Small firms risking court by overlooking deaf customers

Most not preparing for upcoming disability law

Over two-thirds of UK small businesses are not planning to make their services more accessible to deaf customers, putting them at risk of being sued when new disability legislation becomes law next year, according to new research.

Amendments to the Disability Discrimination Act mean that all businesses, no matter what size, have to make their premises or services user-friendly to disabled people by 1 October 2004.

The Act requires small firms to make changes to their workplaces to ensure that disabled staff and customers have easy access or to offer their products or services in a different way, or risk prosecution and personal legal claims.

However, a new study by the RNID charity found that 69 per cent of small businesses are not planning to make any changes to ensure that deaf and hard of hearing customers are able to use their services.

Just two per cent of those questioned said they planned to either train their staff in deaf awareness, install a loop system for hearing aid users or provide communication support.

The survey found that just one in 50 small firms had already made the changes necessary under the Act.

Worryingly, 14 per cent of businesses were totally unaware of the upcoming laws.

The legislation, when it comes into force next year, will require companies to make “reasonable adjustments” if it is “impossible or unreasonably difficult” for deaf people to access its services or products.

The government has promised to deal harshly with firms that have made no provision for disabled people, and has urged small businesses to carry out the necessary changes to their workplaces.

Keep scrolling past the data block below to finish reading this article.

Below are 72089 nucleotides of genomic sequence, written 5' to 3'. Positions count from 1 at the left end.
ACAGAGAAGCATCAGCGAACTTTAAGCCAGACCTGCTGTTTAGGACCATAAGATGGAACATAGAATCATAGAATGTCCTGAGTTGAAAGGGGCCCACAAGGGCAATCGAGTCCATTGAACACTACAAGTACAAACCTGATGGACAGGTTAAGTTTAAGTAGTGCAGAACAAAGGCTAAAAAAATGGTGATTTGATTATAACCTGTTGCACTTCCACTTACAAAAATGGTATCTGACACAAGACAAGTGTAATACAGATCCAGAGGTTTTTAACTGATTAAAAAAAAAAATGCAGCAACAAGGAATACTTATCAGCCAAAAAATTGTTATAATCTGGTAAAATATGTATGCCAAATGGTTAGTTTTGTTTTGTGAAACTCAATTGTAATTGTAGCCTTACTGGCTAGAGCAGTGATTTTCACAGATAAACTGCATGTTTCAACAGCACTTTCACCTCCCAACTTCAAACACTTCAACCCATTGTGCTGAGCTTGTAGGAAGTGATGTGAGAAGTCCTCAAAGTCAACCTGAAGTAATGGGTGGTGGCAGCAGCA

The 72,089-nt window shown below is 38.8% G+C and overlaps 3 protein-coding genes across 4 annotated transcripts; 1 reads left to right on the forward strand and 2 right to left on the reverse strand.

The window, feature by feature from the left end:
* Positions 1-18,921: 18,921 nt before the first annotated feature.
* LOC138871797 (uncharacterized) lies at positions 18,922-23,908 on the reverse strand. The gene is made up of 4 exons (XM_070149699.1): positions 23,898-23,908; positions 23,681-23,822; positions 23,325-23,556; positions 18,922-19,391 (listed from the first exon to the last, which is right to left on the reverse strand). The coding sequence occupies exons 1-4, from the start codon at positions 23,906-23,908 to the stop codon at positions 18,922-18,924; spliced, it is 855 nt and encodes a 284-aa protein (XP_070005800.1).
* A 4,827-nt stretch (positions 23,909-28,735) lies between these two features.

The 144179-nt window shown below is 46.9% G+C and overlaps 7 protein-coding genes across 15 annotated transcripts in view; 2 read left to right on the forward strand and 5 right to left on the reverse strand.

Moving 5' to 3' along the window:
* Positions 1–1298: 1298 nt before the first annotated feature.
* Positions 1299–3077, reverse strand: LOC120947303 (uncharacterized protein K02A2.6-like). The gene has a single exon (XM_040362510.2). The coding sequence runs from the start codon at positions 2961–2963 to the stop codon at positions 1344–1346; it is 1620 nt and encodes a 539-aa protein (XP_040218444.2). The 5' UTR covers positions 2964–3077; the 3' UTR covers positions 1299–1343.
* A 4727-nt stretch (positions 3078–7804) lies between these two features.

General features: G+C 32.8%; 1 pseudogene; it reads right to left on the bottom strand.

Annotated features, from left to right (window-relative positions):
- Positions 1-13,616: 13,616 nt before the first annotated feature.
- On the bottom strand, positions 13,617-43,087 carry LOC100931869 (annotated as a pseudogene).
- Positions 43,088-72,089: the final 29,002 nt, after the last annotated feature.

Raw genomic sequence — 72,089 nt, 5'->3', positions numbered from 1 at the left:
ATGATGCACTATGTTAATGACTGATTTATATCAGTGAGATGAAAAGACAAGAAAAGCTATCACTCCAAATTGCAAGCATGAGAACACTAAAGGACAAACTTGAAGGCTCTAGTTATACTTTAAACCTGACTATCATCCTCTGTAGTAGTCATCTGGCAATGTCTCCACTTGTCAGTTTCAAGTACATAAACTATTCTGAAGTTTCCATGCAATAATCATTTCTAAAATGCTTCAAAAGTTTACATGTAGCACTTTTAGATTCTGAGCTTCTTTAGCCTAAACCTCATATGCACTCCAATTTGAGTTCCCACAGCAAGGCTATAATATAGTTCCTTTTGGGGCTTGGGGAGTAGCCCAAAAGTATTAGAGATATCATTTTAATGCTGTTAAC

Dr John Low, chief executive of RNID, said that deaf and hard of hearing customers are not expecting significant and costly changes to be made by small businesses.

“But under the Act they do have the right to call for ‘reasonable adjustments’ to be made.

“Given that the spending power of disabled people in the UK is estimated at £50 billion a year, it also makes good business sense for small enterprises to take proactive steps to make their services more accessible,” he said.

Stephen Alambritis, of the Federation of Small Businesses (FSB), said that small businesses are able to adopt a flexible approach to meet the needs of their deaf and hard of hearing customers.

“By doing this they can show how consumer focused they really are, while avoiding potential court action from dissatisfied customers.

“RNID’s research highlights the need for small businesses to make minor adjustments to their business by October 2004,” he said.

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